Now after John was arrested, Jesus came into Galilee, proclaiming the gospel of God, and saying, “The time is fulfilled, and the kingdom of God is at hand; repent and believe in the gospel.” (Mark 1:14-15)
The Spirit immediately drove him out into the wilderness. And he was in the wilderness forty days, being tempted by Satan. And he was with the wild animals, and the angels were ministering to him. (Mark 1:12-13)
In looking at the baptism of Jesus, I want to explore the reason. I want to ask “Why was Jesus baptised?”
Jesus was baptised as further testimony to His identity as both Christ and Son of God.
In other words – the baptism shows us who Jesus IS.
Before we take a closer look at that – about the reason for Jesus’ baptism – let’s explore the details of what happened.
Let’s start with a story from the perspective of one of John the Baptist’s disciples.
They came by the thousand. A constant and steady stream of people.
I guess this is what it would have been like when people were leaving Jerusalem on their way home from feasts. But they would have left tired, having exerted themselves with ritual and celebration.
This time people were coming to Bethany with the same kind of anticipation they would have had when they were approaching Jerusalem – especially if it marked the end of a long and arduous journey – you know, like the last dash at the end of a marathon – when all you have left is, well… the energy comes from somewhere.
And those coming weren’t all that sure what they were coming to see. As Jesus once asked us “What did you go out to see?” What were people expecting? A tent meeting and a well-dressed and well-intended crusade evangelist?
Day after day they would come. Day after day John would preach and baptise. The same message, the same method, but always with sincerity and life-changing power. People came. People heard. People responded to what they heard. It really did seem as if people were genuinely convicted of their sin; moved to both confession, repentance, and baptism.
One day things changed. Things were different. The crowds came – from Jerusalem, from Judea, from the South East. John preached. John baptised.
But there was something unusual happened. You see, people usually came in groups, like hundreds at a time, never alone.
Not this one. He came alone. He came from the opposite direction. He came from the North East. I not sure when John saw Him, but John stopped. It was very unusual for John to be interrupted like this, even amidst the flood of emotional expression, John just kept on with the message and the method.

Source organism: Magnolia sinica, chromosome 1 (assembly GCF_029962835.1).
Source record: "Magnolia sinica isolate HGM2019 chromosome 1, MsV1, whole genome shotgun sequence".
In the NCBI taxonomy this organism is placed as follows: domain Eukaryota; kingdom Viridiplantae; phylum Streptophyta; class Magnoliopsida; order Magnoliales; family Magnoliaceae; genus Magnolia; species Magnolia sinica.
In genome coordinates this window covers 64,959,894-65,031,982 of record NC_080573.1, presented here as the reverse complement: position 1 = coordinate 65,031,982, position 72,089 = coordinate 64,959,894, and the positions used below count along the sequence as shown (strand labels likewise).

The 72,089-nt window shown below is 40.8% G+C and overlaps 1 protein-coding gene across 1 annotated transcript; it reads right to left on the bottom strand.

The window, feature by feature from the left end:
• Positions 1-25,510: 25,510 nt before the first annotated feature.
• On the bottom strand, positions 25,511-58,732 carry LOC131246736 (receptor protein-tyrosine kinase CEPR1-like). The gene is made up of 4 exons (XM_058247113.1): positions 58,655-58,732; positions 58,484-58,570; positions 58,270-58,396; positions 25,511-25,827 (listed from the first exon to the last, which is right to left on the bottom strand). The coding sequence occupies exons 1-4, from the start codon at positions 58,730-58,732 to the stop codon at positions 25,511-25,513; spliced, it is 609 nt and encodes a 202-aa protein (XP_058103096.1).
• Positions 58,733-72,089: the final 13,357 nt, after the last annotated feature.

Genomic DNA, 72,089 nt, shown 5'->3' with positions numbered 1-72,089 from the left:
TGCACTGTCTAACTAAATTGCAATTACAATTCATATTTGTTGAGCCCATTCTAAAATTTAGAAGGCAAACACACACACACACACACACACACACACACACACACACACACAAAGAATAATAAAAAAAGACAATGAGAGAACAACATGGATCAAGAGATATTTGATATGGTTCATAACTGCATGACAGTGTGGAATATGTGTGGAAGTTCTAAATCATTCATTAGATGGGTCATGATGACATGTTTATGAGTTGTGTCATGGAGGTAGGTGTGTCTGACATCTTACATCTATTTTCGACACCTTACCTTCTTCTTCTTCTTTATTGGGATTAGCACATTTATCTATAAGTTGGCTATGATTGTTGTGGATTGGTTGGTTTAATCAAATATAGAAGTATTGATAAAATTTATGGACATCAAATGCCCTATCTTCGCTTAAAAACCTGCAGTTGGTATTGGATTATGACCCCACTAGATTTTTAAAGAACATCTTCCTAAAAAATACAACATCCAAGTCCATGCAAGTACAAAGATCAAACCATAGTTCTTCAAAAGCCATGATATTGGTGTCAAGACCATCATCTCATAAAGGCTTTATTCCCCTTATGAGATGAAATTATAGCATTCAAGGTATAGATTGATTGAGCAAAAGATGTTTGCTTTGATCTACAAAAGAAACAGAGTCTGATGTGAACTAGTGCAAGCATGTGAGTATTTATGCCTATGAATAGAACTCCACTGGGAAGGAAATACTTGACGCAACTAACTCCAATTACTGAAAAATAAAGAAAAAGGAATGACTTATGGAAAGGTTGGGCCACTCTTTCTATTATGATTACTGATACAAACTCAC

He stopped. He stopped talking. He just stood there. He seemed to be squinting at this lone traveller as if trying to figure out His facial features – unsure where he’d seen Him before.
The man from the North East approached the crowd and the crowd parted like the red sea, a wall of standing soldiers on either side. It was then that John knew.
John knew that this crowd parting traveller was the long-expected one, the one, the strap of whose sandals he was unworthy to bend down and untie. This was part of John’s message. Every day we’d hear about this coming Great One. And everyday there was a growing sense of anticipation as if to ask “Is today the day?” or as people came forward for baptism “Is this the one?”
The closer He got, the more shadows of doubt were evicted from our hearts and minds. This is the one. This was the Great One John had said would come.
We had no idea just how great!
From verse 4 we learn that John the Baptist was a wilderness preacher.
From verse 7 we learn that part of his message was that someone greater was coming.
From verse 5 we learn that all the country of Judea and Jerusalem were going out to John, and were being baptised by him in the Jordan.
All the country of Judea and all of Jerusalem – that’s a lot of people and I doubt they all went to be baptised at the same time – so there was perhaps a degree of repetition with John’s wilderness ministry of preaching and baptising.
I get the idea that day after day, week after week, people would come, John would preach essentially the same message, people would confess their sins, and John would baptise them.
Last time we looked at the essence of John’s message – someone mightier is coming.
I wonder if there was a growing sense of anticipation on the part of John’s disciples who heard the message day after day.
Did they wonder “Would this candidate for baptism, stepping forward now, would he be the one mightier than John?”? Did they wonder, “Will today be the day that the promised one would show up, baptising with the Holy Spirit?”?
In verse 9 we read “in those days” or “at that time” Jesus came from Nazareth of Galilee.
The detail of where Jesus came from is significant because of the geography involved.
I have some maps.
[embeddoc url=”http://brendonward.org/wp-content/uploads/2015/08/Presentation1.pptx” viewer=”microsoft”]